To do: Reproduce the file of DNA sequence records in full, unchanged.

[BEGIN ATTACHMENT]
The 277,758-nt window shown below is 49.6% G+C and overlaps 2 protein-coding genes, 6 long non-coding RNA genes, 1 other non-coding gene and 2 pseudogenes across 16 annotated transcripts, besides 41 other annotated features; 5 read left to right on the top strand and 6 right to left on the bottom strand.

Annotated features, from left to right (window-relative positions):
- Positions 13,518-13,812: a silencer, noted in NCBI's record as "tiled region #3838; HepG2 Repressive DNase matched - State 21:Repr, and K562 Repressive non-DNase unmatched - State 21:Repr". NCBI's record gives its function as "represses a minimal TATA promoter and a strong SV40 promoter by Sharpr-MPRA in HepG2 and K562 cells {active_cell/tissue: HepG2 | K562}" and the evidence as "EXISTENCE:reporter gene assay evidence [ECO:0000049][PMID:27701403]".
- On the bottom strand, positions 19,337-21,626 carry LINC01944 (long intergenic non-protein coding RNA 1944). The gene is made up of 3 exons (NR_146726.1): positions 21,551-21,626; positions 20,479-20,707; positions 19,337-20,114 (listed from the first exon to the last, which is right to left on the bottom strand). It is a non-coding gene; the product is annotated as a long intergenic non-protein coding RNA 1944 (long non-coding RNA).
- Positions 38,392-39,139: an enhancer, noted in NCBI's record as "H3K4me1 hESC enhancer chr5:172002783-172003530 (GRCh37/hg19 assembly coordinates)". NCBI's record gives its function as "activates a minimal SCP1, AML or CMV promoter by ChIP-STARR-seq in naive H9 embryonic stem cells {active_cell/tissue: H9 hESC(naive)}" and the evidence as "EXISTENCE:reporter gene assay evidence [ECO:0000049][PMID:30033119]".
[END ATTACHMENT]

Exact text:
The 277,758-nt window shown below is 49.6% G+C and overlaps 2 protein-coding genes, 6 long non-coding RNA genes, 1 other non-coding gene and 2 pseudogenes across 16 annotated transcripts, besides 41 other annotated features; 5 read left to right on the top strand and 6 right to left on the bottom strand.

Annotated features, from left to right (window-relative positions):
- Positions 13,518-13,812: a silencer, noted in NCBI's record as "tiled region #3838; HepG2 Repressive DNase matched - State 21:Repr, and K562 Repressive non-DNase unmatched - State 21:Repr". NCBI's record gives its function as "represses a minimal TATA promoter and a strong SV40 promoter by Sharpr-MPRA in HepG2 and K562 cells {active_cell/tissue: HepG2 | K562}" and the evidence as "EXISTENCE:reporter gene assay evidence [ECO:0000049][PMID:27701403]".
- On the bottom strand, positions 19,337-21,626 carry LINC01944 (long intergenic non-protein coding RNA 1944). The gene is made up of 3 exons (NR_146726.1): positions 21,551-21,626; positions 20,479-20,707; positions 19,337-20,114 (listed from the first exon to the last, which is right to left on the bottom strand). It is a non-coding gene; the product is annotated as a long intergenic non-protein coding RNA 1944 (long non-coding RNA).
- Positions 38,392-39,139: an enhancer, noted in NCBI's record as "H3K4me1 hESC enhancer chr5:172002783-172003530 (GRCh37/hg19 assembly coordinates)". NCBI's record gives its function as "activates a minimal SCP1, AML or CMV promoter by ChIP-STARR-seq in naive H9 embryonic stem cells {active_cell/tissue: H9 hESC(naive)}" and the evidence as "EXISTENCE:reporter gene assay evidence [ECO:0000049][PMID:30033119]".